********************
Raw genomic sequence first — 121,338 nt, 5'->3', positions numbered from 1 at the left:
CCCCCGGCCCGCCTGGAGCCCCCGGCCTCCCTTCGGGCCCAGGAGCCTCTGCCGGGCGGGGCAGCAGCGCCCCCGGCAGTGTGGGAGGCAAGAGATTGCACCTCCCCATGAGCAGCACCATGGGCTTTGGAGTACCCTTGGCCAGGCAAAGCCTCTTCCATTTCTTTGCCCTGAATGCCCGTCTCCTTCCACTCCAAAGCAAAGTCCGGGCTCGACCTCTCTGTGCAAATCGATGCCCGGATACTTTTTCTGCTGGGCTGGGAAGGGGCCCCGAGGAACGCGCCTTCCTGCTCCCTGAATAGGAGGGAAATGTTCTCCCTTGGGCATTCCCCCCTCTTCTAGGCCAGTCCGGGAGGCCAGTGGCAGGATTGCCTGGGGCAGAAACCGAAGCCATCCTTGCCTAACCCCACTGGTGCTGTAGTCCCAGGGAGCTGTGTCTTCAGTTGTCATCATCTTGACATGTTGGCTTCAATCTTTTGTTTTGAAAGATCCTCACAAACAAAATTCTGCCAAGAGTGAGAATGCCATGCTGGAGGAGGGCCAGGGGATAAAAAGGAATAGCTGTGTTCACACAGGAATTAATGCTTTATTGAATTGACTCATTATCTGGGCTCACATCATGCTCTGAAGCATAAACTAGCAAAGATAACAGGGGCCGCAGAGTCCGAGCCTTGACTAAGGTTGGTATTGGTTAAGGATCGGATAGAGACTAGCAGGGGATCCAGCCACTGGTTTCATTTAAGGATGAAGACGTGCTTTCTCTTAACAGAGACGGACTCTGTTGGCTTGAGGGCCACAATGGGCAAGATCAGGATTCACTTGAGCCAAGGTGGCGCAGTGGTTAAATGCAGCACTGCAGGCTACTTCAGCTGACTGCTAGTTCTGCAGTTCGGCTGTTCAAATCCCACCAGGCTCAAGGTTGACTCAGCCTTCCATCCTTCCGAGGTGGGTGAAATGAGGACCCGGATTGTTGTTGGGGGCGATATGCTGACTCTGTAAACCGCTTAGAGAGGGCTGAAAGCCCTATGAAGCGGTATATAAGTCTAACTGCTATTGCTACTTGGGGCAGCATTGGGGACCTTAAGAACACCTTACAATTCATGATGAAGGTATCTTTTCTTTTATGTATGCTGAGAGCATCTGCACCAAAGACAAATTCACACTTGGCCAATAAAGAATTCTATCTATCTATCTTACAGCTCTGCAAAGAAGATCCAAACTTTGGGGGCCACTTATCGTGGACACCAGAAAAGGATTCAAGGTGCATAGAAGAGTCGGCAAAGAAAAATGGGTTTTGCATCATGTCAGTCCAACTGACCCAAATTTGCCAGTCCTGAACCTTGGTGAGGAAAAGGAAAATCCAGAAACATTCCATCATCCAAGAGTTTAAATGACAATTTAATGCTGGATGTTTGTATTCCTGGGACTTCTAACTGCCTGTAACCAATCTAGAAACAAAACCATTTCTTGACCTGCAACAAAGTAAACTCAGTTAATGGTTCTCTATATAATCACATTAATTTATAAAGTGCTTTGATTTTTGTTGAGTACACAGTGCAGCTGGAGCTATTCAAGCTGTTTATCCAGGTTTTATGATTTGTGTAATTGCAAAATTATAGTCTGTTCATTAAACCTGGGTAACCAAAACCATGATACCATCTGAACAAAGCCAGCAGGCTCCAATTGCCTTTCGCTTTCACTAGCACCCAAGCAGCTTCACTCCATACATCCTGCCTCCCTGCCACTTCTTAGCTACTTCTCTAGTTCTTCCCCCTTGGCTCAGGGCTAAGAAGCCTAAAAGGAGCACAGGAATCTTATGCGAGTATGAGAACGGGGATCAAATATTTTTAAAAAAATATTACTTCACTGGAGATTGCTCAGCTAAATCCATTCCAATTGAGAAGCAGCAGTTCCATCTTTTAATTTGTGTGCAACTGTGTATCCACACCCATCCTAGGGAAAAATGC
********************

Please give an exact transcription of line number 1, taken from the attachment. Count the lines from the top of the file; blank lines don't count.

Raw genomic sequence first — 121,338 nt, 5'->3', positions numbered from 1 at the left: